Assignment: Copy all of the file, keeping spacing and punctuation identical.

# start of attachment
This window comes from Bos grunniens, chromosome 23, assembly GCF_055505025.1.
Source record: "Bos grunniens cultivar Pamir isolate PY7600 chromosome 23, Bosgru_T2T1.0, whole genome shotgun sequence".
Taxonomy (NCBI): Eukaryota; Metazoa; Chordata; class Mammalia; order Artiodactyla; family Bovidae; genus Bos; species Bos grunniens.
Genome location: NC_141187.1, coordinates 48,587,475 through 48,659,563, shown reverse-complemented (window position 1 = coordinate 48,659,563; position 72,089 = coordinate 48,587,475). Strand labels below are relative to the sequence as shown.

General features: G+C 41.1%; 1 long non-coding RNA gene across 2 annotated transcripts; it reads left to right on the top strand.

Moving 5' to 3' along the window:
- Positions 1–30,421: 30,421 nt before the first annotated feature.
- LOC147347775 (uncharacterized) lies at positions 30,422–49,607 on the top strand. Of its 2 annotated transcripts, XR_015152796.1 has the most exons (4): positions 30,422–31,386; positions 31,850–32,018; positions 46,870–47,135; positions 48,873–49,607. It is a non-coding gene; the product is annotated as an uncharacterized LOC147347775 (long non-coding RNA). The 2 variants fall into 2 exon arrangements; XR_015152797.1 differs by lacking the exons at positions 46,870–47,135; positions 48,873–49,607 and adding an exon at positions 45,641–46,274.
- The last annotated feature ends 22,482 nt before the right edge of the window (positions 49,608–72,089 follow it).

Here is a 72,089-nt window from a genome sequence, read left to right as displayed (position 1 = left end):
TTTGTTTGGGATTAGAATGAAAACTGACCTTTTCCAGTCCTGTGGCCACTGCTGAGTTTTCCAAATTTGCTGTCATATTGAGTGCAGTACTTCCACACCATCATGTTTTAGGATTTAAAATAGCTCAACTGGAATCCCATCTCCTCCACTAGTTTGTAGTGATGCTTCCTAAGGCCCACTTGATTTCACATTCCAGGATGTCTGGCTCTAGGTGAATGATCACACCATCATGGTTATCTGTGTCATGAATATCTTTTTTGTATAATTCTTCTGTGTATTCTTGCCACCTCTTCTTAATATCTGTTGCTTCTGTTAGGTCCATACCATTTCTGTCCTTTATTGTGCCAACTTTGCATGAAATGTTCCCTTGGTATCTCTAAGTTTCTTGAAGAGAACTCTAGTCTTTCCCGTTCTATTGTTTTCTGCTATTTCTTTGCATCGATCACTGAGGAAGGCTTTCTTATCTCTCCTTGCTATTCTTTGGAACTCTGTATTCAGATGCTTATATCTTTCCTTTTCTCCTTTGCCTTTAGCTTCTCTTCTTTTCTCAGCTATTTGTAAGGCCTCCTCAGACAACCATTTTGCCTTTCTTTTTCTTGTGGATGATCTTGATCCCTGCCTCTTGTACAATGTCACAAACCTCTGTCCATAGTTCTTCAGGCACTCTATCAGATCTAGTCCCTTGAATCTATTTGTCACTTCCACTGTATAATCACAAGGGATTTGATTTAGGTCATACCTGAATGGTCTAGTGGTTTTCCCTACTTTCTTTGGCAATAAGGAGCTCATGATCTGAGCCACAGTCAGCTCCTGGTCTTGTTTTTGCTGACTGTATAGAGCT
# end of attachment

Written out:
This window comes from Bos grunniens, chromosome 23, assembly GCF_055505025.1.
Source record: "Bos grunniens cultivar Pamir isolate PY7600 chromosome 23, Bosgru_T2T1.0, whole genome shotgun sequence".
Taxonomy (NCBI): Eukaryota; Metazoa; Chordata; class Mammalia; order Artiodactyla; family Bovidae; genus Bos; species Bos grunniens.
Genome location: NC_141187.1, coordinates 48,587,475 through 48,659,563, shown reverse-complemented (window position 1 = coordinate 48,659,563; position 72,089 = coordinate 48,587,475). Strand labels below are relative to the sequence as shown.

General features: G+C 41.1%; 1 long non-coding RNA gene across 2 annotated transcripts; it reads left to right on the top strand.

Moving 5' to 3' along the window:
- Positions 1–30,421: 30,421 nt before the first annotated feature.
- LOC147347775 (uncharacterized) lies at positions 30,422–49,607 on the top strand. Of its 2 annotated transcripts, XR_015152796.1 has the most exons (4): positions 30,422–31,386; positions 31,850–32,018; positions 46,870–47,135; positions 48,873–49,607. It is a non-coding gene; the product is annotated as an uncharacterized LOC147347775 (long non-coding RNA). The 2 variants fall into 2 exon arrangements; XR_015152797.1 differs by lacking the exons at positions 46,870–47,135; positions 48,873–49,607 and adding an exon at positions 45,641–46,274.
- The last annotated feature ends 22,482 nt before the right edge of the window (positions 49,608–72,089 follow it).

Here is a 72,089-nt window from a genome sequence, read left to right as displayed (position 1 = left end):
TTTGTTTGGGATTAGAATGAAAACTGACCTTTTCCAGTCCTGTGGCCACTGCTGAGTTTTCCAAATTTGCTGTCATATTGAGTGCAGTACTTCCACACCATCATGTTTTAGGATTTAAAATAGCTCAACTGGAATCCCATCTCCTCCACTAGTTTGTAGTGATGCTTCCTAAGGCCCACTTGATTTCACATTCCAGGATGTCTGGCTCTAGGTGAATGATCACACCATCATGGTTATCTGTGTCATGAATATCTTTTTTGTATAATTCTTCTGTGTATTCTTGCCACCTCTTCTTAATATCTGTTGCTTCTGTTAGGTCCATACCATTTCTGTCCTTTATTGTGCCAACTTTGCATGAAATGTTCCCTTGGTATCTCTAAGTTTCTTGAAGAGAACTCTAGTCTTTCCCGTTCTATTGTTTTCTGCTATTTCTTTGCATCGATCACTGAGGAAGGCTTTCTTATCTCTCCTTGCTATTCTTTGGAACTCTGTATTCAGATGCTTATATCTTTCCTTTTCTCCTTTGCCTTTAGCTTCTCTTCTTTTCTCAGCTATTTGTAAGGCCTCCTCAGACAACCATTTTGCCTTTCTTTTTCTTGTGGATGATCTTGATCCCTGCCTCTTGTACAATGTCACAAACCTCTGTCCATAGTTCTTCAGGCACTCTATCAGATCTAGTCCCTTGAATCTATTTGTCACTTCCACTGTATAATCACAAGGGATTTGATTTAGGTCATACCTGAATGGTCTAGTGGTTTTCCCTACTTTCTTTGGCAATAAGGAGCTCATGATCTGAGCCACAGTCAGCTCCTGGTCTTGTTTTTGCTGACTGTATAGAGCT